After several rounds of deliberations, a new International Convention on recognition came into picture for the recognition and enforcement of foreign arbitral awards i.e. the United Nations Convention on the Recognition and Enforcement of Foreign Arbitral Awards (the New York Convention, 1958). The Indian Legislature adopted the New York Convention, 1958 and enacted the Foreign Awards (Recognition and Enforcement) Act, 1961, which was enacted with an objective to put in place a robust mechanism, wherein the commercial disputes of contracting countries can be referred to arbitration. It aimed at providing an effective and speedy disposal and consequent smooth enforcement of the foreign awards[4]. The Arbitration (Protocol and Convention) Act, 1937 incorporated the Geneva Protocol and Geneva Convention as First and Second Schedules. The Foreign Awards (Recognition and Enforcement) Act, 1961 similarly embodied the Schedules of the New York Convention, 1958[5].

The United Nation Convention on the Recognition and Enforcement of Foreign Arbitral Awards was ratified by India on 13-7-1960. After the enactment of the Arbitration and Conciliation Act, 1996[6] (“the Arbitration Act, 1996”), the two Acts i.e. the Arbitration (Protocol and Convention) Act, 1937 and the Foreign Awards (Recognition and Enforcement) Act, 1961 were repealed. The Arbitration Act, 1996 was enacted in consonance with the UNCITRAL Model Law and Rules. Note that Part II of the Arbitration Act, 1996, deals with enforcement of a foreign award in India.

B. Definition of “enforcement” and “recognition”

The term “recognition” is more of a defensive mode to secure an arbitral award. The “recognition” secures protection to an arbitral award if the same parties to a convention go for a subsequent arbitration. The contesting party may seek recognition of an arbitral award to set off any other claim qua arbitration between the parties within whom the issues arising therein have already been settled. However, at the same time if, there are new issues which have arisen and which were not a part of earlier round(s) of arbitration, then those issues may be looked into and the very idea to set off while getting the award recognised arrives to a standstill.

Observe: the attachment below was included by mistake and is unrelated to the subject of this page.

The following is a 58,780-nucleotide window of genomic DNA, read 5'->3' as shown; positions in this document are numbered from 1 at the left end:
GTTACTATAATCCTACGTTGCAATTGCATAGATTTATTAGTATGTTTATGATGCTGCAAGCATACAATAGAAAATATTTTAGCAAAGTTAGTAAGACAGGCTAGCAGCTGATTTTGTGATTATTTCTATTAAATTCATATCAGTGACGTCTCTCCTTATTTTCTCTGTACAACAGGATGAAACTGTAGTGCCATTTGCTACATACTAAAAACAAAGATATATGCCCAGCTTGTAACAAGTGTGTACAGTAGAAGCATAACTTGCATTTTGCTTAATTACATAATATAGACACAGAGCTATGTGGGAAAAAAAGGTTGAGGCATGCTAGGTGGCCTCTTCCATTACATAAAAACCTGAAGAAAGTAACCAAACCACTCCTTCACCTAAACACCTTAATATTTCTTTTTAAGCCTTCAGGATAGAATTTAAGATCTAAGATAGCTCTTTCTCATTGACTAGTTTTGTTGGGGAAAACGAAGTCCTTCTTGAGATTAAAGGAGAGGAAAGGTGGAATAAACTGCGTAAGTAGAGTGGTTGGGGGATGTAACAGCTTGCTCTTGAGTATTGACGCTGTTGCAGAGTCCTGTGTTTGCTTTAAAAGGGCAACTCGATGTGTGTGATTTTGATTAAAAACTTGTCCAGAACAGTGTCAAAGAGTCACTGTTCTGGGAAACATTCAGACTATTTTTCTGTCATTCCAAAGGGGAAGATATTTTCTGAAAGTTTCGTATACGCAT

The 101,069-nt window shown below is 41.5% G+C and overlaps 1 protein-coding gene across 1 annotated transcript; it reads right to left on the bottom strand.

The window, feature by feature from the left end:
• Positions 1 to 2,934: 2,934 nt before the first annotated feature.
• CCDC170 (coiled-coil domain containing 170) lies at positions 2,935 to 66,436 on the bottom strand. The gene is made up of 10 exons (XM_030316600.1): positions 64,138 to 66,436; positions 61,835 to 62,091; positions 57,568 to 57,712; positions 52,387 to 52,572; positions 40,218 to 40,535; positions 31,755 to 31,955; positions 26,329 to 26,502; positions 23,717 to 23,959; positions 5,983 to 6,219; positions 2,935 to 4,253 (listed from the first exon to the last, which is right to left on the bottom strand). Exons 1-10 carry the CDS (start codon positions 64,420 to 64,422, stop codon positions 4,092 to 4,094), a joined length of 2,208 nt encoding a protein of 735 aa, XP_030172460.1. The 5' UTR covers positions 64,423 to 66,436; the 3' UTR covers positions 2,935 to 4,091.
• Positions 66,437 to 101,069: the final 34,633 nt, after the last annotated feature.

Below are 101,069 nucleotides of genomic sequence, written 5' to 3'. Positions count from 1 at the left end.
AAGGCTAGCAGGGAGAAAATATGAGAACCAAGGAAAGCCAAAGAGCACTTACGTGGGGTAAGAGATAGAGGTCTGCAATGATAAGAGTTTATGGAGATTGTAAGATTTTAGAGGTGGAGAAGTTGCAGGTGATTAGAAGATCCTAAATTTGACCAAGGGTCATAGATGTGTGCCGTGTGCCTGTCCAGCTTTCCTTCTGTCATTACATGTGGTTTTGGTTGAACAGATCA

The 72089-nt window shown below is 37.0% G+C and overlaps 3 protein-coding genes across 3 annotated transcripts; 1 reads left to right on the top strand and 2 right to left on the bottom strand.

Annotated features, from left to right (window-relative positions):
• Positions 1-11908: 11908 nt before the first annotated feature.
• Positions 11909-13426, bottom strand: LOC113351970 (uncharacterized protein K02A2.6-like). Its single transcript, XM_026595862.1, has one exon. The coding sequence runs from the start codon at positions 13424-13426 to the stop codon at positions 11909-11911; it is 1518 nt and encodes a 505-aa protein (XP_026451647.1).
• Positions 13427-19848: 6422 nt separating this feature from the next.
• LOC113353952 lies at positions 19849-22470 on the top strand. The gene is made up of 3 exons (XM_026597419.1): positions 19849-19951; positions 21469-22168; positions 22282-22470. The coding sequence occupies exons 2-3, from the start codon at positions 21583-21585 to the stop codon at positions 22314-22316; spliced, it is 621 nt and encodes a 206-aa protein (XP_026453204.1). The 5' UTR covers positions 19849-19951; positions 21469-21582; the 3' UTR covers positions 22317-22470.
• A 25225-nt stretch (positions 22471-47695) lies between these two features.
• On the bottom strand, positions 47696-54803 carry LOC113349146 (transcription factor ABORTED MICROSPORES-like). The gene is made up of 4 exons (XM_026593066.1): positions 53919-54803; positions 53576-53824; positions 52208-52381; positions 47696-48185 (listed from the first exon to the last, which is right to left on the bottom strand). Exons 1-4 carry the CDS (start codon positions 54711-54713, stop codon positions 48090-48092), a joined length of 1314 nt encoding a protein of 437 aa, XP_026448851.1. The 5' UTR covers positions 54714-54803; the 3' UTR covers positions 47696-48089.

“Enforcement” on the other hand is more on an offensive front. A party seeking enforcement of an award not only intends to get the award recognised but also to enforce the same by using appropriate legal sanctions. One may argue that “recognition” and “enforcement” are contemporaries and they act in tandem.

In Brace Transport Corpn. of Monrovia v. Orient Middle East Lines Ltd.[7], the Supreme Court held that:

  1. … An award may be recognised, without being enforced; but if it is enforced then it is necessarily recognised. Recognition alone may be asked for as a shield against re-agitation of issues with which the award deals. Where a court is asked to enforce an award, it must recognise not only the legal effect of the award but must use legal sanctions to ensure that it is carried out.

Now, before going any further, let us try to understand the meaning of “foreign award”. The term “foreign award is defined under Section 44 of the Arbitration Act, 1996[8]. It states that “foreign award means an arbitral award on differences between persons arising out of legal relationships, whether contractual or not, considered as commercial under the law in force in India, made on or after 11th day of October, 1960—